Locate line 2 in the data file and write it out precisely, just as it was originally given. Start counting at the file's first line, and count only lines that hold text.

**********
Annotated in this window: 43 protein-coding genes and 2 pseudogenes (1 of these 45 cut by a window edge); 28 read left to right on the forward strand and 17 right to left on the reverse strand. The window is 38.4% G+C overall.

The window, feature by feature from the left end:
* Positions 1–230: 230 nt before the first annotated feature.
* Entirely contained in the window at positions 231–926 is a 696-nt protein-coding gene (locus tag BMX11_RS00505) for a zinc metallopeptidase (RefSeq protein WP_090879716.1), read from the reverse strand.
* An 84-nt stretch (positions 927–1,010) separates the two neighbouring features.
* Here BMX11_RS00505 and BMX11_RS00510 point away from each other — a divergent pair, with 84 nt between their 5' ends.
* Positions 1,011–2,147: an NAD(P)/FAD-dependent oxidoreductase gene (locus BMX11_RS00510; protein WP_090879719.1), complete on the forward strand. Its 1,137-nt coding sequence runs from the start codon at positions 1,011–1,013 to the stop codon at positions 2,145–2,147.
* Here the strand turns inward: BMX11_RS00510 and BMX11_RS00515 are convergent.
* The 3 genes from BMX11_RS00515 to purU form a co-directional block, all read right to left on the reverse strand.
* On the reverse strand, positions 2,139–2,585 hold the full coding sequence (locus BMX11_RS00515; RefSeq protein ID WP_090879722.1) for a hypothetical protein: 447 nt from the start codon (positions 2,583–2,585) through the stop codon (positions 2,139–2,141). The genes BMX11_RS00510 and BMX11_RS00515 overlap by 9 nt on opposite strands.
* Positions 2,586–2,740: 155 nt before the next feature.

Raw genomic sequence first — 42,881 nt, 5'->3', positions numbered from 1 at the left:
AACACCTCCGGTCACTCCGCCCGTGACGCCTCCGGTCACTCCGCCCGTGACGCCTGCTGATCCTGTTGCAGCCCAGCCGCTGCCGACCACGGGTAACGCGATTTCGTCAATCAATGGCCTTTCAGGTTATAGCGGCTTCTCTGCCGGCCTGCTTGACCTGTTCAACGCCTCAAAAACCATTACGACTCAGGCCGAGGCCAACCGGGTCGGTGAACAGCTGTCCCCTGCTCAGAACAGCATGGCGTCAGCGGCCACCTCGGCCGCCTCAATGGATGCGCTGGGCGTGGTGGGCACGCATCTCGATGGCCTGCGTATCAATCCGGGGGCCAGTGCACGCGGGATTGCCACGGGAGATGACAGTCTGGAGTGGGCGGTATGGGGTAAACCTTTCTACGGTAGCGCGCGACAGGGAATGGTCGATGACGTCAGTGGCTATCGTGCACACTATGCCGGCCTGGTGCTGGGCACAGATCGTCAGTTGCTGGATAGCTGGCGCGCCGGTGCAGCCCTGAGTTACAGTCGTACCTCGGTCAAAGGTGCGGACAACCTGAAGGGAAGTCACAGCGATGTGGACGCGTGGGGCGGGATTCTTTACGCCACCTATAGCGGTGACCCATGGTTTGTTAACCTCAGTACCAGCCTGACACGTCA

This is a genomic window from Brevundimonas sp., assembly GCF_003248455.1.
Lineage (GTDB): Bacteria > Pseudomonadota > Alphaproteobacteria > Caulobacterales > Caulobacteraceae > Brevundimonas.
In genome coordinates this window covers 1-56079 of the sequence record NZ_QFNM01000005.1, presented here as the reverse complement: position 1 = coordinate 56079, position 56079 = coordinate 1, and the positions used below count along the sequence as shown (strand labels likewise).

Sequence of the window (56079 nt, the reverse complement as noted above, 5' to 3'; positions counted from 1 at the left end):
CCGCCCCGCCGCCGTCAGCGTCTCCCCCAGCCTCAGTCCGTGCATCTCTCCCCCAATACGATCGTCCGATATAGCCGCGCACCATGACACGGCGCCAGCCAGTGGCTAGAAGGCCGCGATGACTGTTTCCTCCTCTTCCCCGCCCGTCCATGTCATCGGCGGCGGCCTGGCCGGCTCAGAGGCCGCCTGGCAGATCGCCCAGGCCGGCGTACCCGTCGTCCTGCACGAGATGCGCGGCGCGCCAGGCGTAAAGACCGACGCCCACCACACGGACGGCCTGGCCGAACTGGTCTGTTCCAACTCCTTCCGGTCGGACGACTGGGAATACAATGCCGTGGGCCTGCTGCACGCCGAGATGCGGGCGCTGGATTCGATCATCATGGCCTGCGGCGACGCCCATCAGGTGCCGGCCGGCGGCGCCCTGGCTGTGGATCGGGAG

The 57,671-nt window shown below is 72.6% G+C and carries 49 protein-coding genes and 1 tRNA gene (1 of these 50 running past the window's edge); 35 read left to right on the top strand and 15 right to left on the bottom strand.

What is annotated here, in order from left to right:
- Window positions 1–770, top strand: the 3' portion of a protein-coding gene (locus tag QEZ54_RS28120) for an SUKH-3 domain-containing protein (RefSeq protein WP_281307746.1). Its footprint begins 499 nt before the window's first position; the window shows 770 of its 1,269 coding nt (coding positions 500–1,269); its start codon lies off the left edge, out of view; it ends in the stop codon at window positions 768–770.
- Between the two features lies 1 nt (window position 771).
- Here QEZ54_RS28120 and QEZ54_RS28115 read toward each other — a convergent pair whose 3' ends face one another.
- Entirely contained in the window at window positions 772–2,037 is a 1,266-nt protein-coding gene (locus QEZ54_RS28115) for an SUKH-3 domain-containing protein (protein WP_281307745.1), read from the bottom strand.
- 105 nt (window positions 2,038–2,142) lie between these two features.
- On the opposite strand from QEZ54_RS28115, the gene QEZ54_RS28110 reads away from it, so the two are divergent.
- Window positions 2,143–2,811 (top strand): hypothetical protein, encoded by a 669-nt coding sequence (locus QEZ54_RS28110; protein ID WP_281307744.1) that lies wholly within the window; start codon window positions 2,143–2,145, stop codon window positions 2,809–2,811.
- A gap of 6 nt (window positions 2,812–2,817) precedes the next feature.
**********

The window, feature by feature from the left end: